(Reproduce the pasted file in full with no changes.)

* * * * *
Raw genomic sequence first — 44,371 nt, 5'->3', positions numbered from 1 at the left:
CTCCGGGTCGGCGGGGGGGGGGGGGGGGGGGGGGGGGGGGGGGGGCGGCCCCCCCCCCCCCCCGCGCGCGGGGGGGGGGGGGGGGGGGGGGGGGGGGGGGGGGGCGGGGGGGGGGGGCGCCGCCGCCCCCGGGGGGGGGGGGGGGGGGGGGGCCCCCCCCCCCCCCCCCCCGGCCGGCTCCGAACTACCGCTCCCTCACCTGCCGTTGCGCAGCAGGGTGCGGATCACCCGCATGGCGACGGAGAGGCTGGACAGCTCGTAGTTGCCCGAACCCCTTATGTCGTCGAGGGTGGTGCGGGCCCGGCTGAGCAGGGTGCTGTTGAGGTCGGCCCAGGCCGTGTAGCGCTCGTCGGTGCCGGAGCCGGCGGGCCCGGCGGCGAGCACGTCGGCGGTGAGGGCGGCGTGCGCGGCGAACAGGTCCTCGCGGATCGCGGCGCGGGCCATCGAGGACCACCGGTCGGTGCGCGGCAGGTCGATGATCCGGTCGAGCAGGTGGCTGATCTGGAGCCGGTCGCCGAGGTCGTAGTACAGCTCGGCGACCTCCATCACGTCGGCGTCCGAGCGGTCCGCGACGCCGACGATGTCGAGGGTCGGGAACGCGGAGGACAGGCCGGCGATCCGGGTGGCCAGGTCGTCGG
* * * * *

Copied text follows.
Raw genomic sequence first — 44,371 nt, 5'->3', positions numbered from 1 at the left:
CTCCGGGTCGGCGGGGGGGGGGGGGGGGGGGGGGGGGGGGGGGGGCGGCCCCCCCCCCCCCCCGCGCGCGGGGGGGGGGGGGGGGGGGGGGGGGGGGGGGGGGGCGGGGGGGGGGGGCGCCGCCGCCCCCGGGGGGGGGGGGGGGGGGGGGGCCCCCCCCCCCCCCCCCCCGGCCGGCTCCGAACTACCGCTCCCTCACCTGCCGTTGCGCAGCAGGGTGCGGATCACCCGCATGGCGACGGAGAGGCTGGACAGCTCGTAGTTGCCCGAACCCCTTATGTCGTCGAGGGTGGTGCGGGCCCGGCTGAGCAGGGTGCTGTTGAGGTCGGCCCAGGCCGTGTAGCGCTCGTCGGTGCCGGAGCCGGCGGGCCCGGCGGCGAGCACGTCGGCGGTGAGGGCGGCGTGCGCGGCGAACAGGTCCTCGCGGATCGCGGCGCGGGCCATCGAGGACCACCGGTCGGTGCGCGGCAGGTCGATGATCCGGTCGAGCAGGTGGCTGATCTGGAGCCGGTCGCCGAGGTCGTAGTACAGCTCGGCGACCTCCATCACGTCGGCGTCCGAGCGGTCCGCGACGCCGACGATGTCGAGGGTCGGGAACGCGGAGGACAGGCCGGCGATCCGGGTGGCCAGGTCGTCGG